U.S. WW2 Veteran Reunited With Three Italians He Saved As Children From Nazis After His Daughter Tracked Them Down On Social Media By Using An Old Photo

For more than 70 years, WW2 American soldier Martin Adler held on to an old photo of himself smiling in the company of three Italian children whose lives he saved as the Nazis retreated in 1944.

Recently, the 97-year-old veteran met the three siblings in person for the first time since the war.

While in his wheelchair Adler reached out to hug Bruno, Mafalda and Giuliana Naldi for the heartwarming reunion at Bologna’s airport after a 20-hour journey from Boca Raton, Fla. And then, just as he did back in the day in their village of Monterenzio, he handed out bars of American chocolate.

Image: Martin Adler

“Look at my smile,’’ Adler said of the touching reunion, as per Associated Press.

Image: AP/Antonio Calanni

When the then-20-year-old soldier and the 3-to-6-year-old children met for the first time in 1944, the children emerged out of a large basket where their mother had hidden them from the Germans.

Image: AP/Antonio Calanni

Adler thought there was no one in the house, so he pointed his machine gun on the basket when he heard a sound, thinking a Nazi was hiding inside.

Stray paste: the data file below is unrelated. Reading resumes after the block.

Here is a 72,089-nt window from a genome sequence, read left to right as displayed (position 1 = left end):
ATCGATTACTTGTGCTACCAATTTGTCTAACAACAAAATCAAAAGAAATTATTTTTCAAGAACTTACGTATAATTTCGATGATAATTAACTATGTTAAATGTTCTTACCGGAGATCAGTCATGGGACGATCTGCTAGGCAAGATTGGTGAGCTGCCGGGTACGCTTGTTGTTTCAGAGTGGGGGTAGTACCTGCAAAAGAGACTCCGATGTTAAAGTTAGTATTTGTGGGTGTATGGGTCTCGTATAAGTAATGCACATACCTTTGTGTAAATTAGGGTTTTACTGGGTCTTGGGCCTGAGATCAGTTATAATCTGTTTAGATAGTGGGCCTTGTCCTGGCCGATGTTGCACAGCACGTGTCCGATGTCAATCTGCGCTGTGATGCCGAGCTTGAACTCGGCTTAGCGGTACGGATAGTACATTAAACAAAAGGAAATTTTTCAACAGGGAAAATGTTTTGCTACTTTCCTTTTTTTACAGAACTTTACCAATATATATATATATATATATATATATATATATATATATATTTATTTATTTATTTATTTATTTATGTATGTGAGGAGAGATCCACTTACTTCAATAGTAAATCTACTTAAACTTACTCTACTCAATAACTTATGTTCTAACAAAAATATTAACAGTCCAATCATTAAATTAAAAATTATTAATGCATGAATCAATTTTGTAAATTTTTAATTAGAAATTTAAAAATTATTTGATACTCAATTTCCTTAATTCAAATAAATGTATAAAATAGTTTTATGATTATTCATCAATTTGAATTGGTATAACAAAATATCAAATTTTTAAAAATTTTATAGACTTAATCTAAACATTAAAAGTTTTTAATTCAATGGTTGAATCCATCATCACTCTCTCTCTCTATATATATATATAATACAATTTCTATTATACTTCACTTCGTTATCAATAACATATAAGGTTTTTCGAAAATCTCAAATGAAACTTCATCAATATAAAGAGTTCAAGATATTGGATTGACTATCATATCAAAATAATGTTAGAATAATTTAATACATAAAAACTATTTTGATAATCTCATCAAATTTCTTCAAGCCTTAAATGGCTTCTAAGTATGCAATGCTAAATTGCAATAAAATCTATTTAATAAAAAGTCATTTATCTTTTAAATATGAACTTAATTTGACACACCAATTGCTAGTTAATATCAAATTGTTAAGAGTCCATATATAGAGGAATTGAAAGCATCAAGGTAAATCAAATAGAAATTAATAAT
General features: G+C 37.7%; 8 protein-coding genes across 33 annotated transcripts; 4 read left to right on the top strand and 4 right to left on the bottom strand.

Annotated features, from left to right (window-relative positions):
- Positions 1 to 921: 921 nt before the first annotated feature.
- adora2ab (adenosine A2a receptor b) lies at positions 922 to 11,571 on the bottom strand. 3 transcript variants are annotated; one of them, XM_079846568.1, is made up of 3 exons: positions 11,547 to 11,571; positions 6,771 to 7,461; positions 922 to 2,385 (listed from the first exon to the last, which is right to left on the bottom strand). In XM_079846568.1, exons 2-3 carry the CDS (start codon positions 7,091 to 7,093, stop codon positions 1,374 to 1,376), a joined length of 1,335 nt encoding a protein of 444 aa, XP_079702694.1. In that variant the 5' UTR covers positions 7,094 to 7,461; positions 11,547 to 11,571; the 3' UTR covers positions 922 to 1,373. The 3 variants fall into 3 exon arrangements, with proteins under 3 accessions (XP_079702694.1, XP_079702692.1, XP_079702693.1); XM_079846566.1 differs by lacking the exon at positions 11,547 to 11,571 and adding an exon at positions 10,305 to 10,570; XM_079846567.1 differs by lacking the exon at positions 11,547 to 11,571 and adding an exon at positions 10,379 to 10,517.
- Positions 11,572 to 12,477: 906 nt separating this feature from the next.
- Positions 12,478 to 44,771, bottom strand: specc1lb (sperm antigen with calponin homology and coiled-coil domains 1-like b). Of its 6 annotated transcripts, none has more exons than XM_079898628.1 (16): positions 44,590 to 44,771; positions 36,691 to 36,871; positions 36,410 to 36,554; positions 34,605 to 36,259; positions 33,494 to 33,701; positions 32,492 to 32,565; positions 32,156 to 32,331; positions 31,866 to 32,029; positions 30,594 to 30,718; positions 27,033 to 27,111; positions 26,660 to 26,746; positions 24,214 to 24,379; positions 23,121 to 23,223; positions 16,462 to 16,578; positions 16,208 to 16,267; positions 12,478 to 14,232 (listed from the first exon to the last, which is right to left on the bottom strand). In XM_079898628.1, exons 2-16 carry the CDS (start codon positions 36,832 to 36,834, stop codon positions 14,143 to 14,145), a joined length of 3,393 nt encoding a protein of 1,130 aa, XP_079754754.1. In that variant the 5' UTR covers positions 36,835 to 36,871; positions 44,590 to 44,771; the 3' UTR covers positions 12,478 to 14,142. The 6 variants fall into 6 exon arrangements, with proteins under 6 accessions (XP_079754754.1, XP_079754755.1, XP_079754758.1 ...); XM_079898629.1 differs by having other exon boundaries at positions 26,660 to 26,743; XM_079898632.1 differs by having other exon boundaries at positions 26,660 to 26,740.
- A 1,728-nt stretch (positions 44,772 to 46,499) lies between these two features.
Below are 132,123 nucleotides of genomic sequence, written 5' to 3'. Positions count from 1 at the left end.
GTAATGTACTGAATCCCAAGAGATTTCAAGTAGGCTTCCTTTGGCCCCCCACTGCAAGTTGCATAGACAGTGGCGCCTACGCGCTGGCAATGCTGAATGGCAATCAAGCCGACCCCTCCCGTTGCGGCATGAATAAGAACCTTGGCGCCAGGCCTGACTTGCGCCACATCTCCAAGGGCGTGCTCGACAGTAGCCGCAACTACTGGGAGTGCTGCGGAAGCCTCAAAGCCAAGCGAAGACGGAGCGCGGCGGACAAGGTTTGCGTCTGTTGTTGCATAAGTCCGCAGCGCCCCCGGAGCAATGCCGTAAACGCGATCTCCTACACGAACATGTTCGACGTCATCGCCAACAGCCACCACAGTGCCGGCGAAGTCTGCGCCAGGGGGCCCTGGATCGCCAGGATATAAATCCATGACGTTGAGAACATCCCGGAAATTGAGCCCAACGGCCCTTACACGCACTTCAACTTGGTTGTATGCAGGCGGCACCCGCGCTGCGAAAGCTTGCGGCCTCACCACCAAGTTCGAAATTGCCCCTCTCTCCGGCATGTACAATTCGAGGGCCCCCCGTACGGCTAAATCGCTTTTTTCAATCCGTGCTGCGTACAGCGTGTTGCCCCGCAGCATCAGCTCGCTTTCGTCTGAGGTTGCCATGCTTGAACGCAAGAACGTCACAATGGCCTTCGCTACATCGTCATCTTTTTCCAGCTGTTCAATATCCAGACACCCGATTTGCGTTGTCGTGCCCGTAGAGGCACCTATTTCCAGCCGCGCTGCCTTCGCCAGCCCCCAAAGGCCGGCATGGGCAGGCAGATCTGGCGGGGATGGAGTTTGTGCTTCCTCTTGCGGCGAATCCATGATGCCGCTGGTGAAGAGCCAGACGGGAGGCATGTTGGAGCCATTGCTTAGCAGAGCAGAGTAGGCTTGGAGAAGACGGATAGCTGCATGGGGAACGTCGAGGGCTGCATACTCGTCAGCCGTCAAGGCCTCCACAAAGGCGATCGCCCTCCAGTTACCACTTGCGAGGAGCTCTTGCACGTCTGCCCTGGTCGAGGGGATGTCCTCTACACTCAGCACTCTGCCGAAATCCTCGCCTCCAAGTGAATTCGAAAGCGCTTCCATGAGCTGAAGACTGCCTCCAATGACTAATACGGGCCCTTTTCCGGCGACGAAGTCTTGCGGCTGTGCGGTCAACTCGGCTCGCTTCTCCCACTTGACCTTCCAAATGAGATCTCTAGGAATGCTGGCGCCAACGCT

“The mother, Mamma, came out and stood right in front of my gun to stop me (from) shooting,’’ Adler said. “She put her stomach right against my gun, yelling, ‘Bambinis! Bambinis! Bambinis!’ pounding my chest,’’ he recalled

“That was a real hero, the mother, not me. The mother was a real hero. Can you imagine you standing yourself in front of a gun and screaming ‘Children! No!’ ” he said.

Image: AP/Antonio Calanni

The WW2 veteran still remembers that he was only moments away from shooting at the basket. And after all this time, he still has nightmares about the war, his daughter, Rachelle, said.

Image: AP/Antonio Calanni

The youngest child, Giuliana Naldi, who is now 80, is the only one of the three who has a clear memory of what happened. She remembers climbing out of the basket seeing Adler and another American soldier, who has since passed away.

Image: AP/Antonio Calanni

During the coronavirus lockdown, Rachelle decided to use social media to try to find the children in the old black-and-white photo, by first turning to veterans’ groups in North America.

Image: AP/Antonio Calanni

Eventually, the photo was seen by an Italian journalist and author of a book on World War II. He was able to find Adler’s regiment and where it had been stationed from a little detail he spotted in another photo. The smiling photo was then printed in a local paper, which led to the discovery of the identities of the three rescued children, who by then were grandparents themselves.

For CBS Evening News’ report on the story, please see the video below.

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